What it says:
“No Soldier shall, in time of peace be quartered in any house, without the consent of the Owner, nor in time of war, but in a manner to be prescribed by law.” (1).
What it means:
Broadly speaking, the Third Amendment was designed to protect the dwelling of Americans from soldiers in times of peace, and in times of war, ensure the dwellings are protected by due process.
Where it came from:
Although in moderns times the Third Amendment is widely overlooked in constitutional studies (2), it’s history is based on very real dangers. Shortly after the French and Indian War, British authorities decided to keep a permanent supply of soldiers in the Americas in order to quell future uprisings. In order to facilitate the housing of soldiers in the Colonies, British Parliament passed the Quartering Act of 1765. (3). It required that British military personnel be housed in public inns and other buildings should the need arise. Ultimately resulting only in riots New York (4), the Act was allowed to lapse in 1770 and was replaced by the Second Quartering Act in 1774. This new Act gave colonial Royal governors the right to house soldiers on private property. (5). So profound was the effect of the Quartering Acts, Thomas Jefferson reproached the Crown “…for quartering large bodies of armed troops among us.” (6). That idea then influenced the Framers who wanted a guarantee that their homes would be protected from abuse by their new government.
Why it’s important today:
It is probably safe to assume homeowners do not want to be forced to offer up their homes to the United States military. Thankfully, we have the Third Amendment to keep us safe from that. However, with new roles played by law enforcement, like militarization and engaging in “wars” on drugs, it is important that Americans take a second look at the Third Amendment and re-evaluate what is protected. What constitutes a “Soldier” or “house”? These may seem like simple questions, but with the term “house” being extended to “lawful occupation…with a legal right to exclude others” (7), there is a perpetual question about what the Third Amendment actually protects. It may not be the most controversial or interesting topic, but it certainly deserves a place in constitutional jurisprudence. A conversation must take place in order to ensure that the Third Amendment can continue to “…assure a fundamental right to privacy.” (8).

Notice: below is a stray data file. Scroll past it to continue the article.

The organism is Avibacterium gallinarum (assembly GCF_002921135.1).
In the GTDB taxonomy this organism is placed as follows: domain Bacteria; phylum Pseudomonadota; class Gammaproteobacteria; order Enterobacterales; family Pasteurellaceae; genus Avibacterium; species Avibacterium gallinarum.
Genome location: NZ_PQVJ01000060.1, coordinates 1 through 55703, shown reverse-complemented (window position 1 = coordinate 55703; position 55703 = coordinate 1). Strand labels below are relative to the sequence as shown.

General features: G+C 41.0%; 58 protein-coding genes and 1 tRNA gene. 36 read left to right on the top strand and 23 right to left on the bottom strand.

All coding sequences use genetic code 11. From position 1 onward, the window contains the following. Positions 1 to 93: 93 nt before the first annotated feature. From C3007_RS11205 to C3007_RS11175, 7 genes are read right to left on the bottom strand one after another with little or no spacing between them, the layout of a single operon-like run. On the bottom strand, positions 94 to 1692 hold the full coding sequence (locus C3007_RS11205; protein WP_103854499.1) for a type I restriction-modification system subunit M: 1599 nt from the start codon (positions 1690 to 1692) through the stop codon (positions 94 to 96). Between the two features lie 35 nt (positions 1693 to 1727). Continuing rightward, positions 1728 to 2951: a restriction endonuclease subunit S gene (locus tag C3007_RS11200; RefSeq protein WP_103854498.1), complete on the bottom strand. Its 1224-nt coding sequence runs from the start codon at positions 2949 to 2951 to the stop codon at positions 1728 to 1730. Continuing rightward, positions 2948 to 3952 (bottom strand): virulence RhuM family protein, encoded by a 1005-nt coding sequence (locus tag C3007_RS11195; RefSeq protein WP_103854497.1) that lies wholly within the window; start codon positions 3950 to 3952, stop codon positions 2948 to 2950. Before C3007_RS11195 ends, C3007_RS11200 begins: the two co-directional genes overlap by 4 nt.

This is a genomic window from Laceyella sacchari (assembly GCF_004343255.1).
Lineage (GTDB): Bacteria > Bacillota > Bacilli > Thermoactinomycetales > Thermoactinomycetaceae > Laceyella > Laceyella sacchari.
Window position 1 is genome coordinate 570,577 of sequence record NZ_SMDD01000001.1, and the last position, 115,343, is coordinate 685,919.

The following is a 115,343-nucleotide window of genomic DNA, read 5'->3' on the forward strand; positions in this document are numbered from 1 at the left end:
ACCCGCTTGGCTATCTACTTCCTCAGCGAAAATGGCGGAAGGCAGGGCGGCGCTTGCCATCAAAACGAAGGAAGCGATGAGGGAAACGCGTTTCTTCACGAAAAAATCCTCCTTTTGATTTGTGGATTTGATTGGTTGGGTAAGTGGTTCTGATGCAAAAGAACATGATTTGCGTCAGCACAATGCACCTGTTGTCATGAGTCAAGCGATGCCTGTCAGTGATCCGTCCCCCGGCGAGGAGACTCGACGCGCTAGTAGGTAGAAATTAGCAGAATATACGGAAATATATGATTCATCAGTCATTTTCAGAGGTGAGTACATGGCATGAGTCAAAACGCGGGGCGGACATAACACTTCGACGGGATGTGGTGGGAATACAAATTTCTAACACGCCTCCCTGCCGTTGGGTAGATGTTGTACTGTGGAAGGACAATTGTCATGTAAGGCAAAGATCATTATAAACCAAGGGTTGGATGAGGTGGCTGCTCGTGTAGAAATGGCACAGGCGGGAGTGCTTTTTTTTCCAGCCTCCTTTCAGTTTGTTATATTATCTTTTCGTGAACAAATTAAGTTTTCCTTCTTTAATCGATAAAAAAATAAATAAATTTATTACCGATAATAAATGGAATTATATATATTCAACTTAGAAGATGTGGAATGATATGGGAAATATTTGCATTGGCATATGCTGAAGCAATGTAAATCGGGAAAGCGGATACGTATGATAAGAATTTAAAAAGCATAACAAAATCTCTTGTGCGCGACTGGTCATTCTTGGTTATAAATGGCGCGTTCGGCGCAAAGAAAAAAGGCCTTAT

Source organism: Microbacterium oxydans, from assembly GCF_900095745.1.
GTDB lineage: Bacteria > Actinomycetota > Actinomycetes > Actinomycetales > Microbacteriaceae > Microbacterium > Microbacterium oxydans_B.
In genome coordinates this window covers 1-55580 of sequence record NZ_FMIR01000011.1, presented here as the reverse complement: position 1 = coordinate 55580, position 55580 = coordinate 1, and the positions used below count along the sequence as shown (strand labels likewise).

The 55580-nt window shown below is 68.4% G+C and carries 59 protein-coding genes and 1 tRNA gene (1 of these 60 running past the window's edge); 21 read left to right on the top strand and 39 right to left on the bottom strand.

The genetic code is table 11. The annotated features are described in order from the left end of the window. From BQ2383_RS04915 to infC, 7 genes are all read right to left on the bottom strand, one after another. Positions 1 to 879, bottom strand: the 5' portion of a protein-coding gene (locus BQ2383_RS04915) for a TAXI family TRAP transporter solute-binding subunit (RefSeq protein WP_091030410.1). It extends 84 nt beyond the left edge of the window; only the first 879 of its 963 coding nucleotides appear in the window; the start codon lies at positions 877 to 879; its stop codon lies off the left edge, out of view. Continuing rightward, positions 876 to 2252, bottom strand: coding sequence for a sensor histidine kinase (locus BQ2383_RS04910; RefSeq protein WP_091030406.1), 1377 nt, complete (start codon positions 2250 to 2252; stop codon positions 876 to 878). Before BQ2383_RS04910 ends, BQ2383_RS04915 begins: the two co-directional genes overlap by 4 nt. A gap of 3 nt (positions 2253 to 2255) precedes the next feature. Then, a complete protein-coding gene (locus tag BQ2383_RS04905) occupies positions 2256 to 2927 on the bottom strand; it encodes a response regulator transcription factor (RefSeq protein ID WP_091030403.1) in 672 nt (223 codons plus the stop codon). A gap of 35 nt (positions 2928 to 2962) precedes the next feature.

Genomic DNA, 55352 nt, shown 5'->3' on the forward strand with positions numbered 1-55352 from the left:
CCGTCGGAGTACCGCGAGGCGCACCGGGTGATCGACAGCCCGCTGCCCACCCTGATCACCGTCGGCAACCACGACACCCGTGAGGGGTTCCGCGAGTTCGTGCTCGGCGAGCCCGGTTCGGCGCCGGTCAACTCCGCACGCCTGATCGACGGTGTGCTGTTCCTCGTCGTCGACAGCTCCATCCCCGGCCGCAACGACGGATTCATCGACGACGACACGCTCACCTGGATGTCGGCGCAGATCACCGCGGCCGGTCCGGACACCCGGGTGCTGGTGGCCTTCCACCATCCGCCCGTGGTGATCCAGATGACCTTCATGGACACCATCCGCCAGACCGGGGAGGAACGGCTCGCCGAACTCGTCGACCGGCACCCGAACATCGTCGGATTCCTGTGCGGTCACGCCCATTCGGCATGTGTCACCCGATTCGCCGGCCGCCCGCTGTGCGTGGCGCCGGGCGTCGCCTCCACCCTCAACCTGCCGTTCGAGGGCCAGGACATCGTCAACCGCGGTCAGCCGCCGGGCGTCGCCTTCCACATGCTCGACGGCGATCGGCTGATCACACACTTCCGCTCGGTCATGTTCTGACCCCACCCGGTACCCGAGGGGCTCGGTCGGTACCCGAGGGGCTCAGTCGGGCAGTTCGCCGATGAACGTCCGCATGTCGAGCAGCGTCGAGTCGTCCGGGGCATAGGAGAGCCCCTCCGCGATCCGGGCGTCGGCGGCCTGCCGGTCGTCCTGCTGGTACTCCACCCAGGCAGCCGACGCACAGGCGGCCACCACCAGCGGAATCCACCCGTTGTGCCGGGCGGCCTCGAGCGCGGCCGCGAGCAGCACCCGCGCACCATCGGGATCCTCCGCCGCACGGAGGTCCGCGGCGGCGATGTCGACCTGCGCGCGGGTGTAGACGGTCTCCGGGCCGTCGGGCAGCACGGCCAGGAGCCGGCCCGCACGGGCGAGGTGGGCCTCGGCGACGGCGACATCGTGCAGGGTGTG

(1) U.S. Constitution, amend. 3
(2) Amendment III: The Quartering Amendment, The Rutherford Institute(2017), https://www.rutherford.org/constitutional_corner/amendment_iii_the_quartering_amendment (last visited Jul 8, 2017). (See paragraph three)
(3) Great Britain : Parliament – The Quartering Act; May 15, 1765, Avalon Project – Great Britain : Parliament – The Quartering Act; May 15, 1765(2008), http://avalon.law.yale.edu/18th_century/quartering_act_165.asp (last visited Jul 8, 2017).
(4) Account of the New York Tenant Riots (July 14, 1766). Hofstadter and Wallace, eds., pp. 116-17. From the July 14, 1766. American Violence: A Documentary History, Boston Gazetteer or Country Journal
(5) Third Amendment, Revolutionary War and Beyond (2008), http://www.revolutionary-war-and-beyond.com/third-amendment.html (last visited Jul 8, 2017).
(6) Declaration of Independence (US 1776)
(7) Engblom v. Carey, 677 F.2d 957 (1982)
(8) Griswold v. Connecticut, 381 US 479 (1965)